Day 2: Plotting Villainy and spelling that word

Hey, my one reader!

To recap, this is a detailed description of how to plot. Remember, I’m going kicking and screaming. Also, if you have ideas for improvement, toss ’em in a comment because it’s always better to do this by community. [If, however, you are that person who says “the world doesn’t need your book,” remember, the world doesn’t need your negativity, either, and nobody said anything about need, anyway.]

Where were we? Ah, yes, we were talking villains, and Angie and Becca’s one of many thesaurrii (shakes fist at Latin) which had a whole bunch of fine advice.

I’d started with “rich a-hole” for my villain, but that’s a bit on the lite side. A lot on the lite side. It’s horrible, shallow, and wretched.

I do, however, happen to have this cool little excel spreadsheet that takes all the good traits and the one negative trait and randomly throws them together. It’s to give inspiration. It’s no worse than a dart board.

The categories are:
ACHIEVEMENT
IDENTITY
INTERACTIVE
MORAL
Negative

I have no idea why Negative gets lower case while everyone else gets all caps, but hey, you get what you pay for. I hit the space bar and enter and I get:
Efficient
Sensual
Trusting
Protective
Showy

I’m going to go to the side a bit and say this person incredibly powerful and stinking rich, which in this universe is a Grand Senator, one of the thousands in the millions of planets. Oh, calm down, not all of the planets are habitable. I know my science. Sort of. If he (assuming its a he… what would change if it were a her?) has this position, it’s because he inherited it or he clawed his way up the ladder and offed some other person who wasn’t worthy and didn’t want it as bad. What can we do with Achievement Efficient? I’m looking at the Positive Traits Thesaurus Guide and it says:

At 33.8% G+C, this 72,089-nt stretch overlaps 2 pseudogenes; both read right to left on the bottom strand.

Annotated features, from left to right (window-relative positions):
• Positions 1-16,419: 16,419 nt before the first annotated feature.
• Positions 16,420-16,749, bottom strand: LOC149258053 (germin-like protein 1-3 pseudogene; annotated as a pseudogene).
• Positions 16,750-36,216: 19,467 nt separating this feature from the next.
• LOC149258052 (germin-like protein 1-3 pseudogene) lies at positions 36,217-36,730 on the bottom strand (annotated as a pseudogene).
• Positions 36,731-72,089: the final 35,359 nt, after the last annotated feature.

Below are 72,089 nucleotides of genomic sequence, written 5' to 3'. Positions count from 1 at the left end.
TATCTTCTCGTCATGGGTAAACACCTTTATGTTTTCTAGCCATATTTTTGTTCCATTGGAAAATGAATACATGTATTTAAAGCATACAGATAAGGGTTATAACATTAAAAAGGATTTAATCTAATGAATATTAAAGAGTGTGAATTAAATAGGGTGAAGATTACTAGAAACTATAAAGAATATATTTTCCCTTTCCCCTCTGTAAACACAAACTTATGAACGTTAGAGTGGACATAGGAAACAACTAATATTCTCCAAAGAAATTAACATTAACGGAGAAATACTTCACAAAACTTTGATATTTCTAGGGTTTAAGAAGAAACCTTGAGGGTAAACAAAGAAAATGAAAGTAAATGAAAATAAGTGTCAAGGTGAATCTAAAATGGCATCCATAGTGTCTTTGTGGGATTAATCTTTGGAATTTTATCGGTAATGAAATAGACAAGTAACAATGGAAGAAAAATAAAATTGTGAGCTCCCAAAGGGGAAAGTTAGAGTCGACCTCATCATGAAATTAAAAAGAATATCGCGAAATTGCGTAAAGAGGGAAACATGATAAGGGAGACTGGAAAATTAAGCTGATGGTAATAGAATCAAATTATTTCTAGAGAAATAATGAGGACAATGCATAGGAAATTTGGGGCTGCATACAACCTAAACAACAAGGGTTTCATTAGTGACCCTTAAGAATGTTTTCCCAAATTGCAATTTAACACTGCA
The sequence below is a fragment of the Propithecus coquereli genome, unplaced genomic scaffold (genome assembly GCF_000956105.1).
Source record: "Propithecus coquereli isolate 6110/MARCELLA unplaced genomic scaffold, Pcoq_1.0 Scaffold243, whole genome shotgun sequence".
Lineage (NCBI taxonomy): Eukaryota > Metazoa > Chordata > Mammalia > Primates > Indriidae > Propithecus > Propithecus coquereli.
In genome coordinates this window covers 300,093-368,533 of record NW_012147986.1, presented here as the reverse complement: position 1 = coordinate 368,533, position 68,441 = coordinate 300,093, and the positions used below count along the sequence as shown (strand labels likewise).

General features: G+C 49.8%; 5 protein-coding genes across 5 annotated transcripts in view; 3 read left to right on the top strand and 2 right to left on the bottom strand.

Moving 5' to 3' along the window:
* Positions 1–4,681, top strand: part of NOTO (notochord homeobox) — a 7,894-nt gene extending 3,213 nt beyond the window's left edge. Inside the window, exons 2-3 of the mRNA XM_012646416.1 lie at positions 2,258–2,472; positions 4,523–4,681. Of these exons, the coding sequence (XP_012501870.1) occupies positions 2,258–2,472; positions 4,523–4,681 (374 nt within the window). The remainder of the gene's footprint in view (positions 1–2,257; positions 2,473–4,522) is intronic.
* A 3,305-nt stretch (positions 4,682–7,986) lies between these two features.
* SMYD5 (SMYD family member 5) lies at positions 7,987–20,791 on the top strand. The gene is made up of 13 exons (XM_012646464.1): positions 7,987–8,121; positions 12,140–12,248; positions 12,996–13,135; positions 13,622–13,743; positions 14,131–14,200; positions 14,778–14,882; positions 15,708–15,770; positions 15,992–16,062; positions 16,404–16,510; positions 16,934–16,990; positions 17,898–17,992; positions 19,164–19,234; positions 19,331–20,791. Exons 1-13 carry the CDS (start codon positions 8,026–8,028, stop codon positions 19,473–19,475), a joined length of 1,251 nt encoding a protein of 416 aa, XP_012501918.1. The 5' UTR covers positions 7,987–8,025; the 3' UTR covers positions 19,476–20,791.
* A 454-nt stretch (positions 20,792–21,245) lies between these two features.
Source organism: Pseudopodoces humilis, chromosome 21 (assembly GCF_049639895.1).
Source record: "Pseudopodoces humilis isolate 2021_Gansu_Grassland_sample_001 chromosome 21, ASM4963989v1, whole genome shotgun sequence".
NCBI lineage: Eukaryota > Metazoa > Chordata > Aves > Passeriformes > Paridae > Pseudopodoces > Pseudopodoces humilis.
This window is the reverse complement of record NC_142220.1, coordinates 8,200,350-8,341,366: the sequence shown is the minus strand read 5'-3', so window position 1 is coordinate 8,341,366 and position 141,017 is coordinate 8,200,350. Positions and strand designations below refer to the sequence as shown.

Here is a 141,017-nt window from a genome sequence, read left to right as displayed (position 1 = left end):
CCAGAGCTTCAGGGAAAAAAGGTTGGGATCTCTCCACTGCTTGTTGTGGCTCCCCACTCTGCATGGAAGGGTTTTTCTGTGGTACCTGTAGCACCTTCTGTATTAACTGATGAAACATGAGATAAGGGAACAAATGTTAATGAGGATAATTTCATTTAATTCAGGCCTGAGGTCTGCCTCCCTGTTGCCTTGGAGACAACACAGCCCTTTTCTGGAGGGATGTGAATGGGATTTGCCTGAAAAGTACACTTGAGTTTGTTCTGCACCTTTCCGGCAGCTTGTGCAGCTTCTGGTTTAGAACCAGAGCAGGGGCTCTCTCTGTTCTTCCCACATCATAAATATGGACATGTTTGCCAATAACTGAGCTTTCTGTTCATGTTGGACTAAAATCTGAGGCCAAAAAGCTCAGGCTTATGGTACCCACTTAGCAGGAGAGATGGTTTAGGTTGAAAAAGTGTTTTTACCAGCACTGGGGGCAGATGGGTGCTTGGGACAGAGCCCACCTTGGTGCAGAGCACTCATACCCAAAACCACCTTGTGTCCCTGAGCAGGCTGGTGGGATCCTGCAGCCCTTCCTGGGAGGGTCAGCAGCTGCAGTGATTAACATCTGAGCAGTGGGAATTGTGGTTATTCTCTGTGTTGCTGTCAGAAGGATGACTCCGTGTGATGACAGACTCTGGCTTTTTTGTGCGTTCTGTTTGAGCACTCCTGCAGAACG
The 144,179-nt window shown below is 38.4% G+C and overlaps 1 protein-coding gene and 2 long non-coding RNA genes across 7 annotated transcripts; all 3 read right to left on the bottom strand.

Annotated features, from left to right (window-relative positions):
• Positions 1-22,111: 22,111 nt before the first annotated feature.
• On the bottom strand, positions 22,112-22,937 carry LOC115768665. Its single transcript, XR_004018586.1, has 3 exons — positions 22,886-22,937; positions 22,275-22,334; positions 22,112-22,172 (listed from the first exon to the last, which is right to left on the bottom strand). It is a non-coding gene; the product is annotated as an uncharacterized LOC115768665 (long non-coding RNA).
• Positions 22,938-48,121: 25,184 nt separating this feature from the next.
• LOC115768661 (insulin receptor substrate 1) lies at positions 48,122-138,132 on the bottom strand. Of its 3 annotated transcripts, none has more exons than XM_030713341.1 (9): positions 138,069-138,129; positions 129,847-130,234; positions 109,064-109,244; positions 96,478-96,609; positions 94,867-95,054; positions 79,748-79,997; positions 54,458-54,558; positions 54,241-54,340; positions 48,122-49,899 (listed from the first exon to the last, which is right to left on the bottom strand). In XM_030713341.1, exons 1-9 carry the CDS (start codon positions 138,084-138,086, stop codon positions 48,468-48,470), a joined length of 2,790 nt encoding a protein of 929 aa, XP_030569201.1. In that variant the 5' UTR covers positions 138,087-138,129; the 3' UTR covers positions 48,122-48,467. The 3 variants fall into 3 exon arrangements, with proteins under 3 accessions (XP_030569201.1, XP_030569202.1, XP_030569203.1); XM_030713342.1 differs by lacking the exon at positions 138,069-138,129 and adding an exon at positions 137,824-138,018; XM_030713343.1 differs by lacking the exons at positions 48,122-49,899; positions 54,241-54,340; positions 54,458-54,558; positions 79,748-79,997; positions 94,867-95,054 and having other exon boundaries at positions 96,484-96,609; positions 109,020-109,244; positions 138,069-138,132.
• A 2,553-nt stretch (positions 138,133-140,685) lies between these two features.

Having a “type A” personality
Having a strong drive to succeed
Growing up in a busy, active family
The need to be productive
Being highly active and involved; needing to manage one’s time and energy wisely

Do those sound like qualities a high up leader would have? Sure. That fits. He’s a GSen because he’s efficient, efficienter than the other guys. Shakespeare can make up words, so can I. Why give that dude a pass? In Black Adder Back & Forth (1999), a time traveling Black Adder decks Shakespeare in a corridor and says:
Black Adder: That is for every schoolboy and schoolgirl for the next 400 years. Have you any idea how much suffering you’re going to cause? Hours spent at schooldesks, trying to find one joke in a Midsummers Night’s Dream, years wearing stupid tights in school plays, and saying things like ‘What ho, my lord,’ and ‘oh look, here comes a fellow,’ talking total crap, as usual.”
(Black Adder kicks Shakespeare)
Black Adder: Oh, and THAT is for Ken Branagh’s endless uncut four hour version of Hamlet.
Shakespeare: Who’s Ken Branagh?
Black Adder: I’ll tell him you said that. And I think, he’ll be very hurt.

Right, where were we?
Making the villain. Okay, center. Is Sensual going to do it as Identity? Not sure.
Having a deep love for all things and experiences
Being highly exploratory
Having a creative or artistic nature
Having a heightened awareness of and sensitivity to one’s senses
Having a strong libido

Maybe that last one. But the rest don’t jibe with a powerful GSen and don’t seem to work with the kind of villainy we need. I’m tossing it out and rolling the dice. Instead, I got Just. Which also doesn’t really work, I mean, it’s “having a strong sense of fairness.” Just going to throw this out there, what this person is going to unleash isn’t fair in the slightest. It’s perversely unfair. I need a different motivator in the Identity department… although, perhaps, maybe they’re conflicted? There’s this public persona, GSen Jones is this amazing man who seeks justice and wants to help the people who at the very same time happens to enjoy pulling levers and doing awful things because he’s the opposite of what he wants people to think he is. Does this work? I think we can use it. Can someone have a false identity? Of course they can! What’s the villain’s real identity? That, I think, we will examine tomorrow.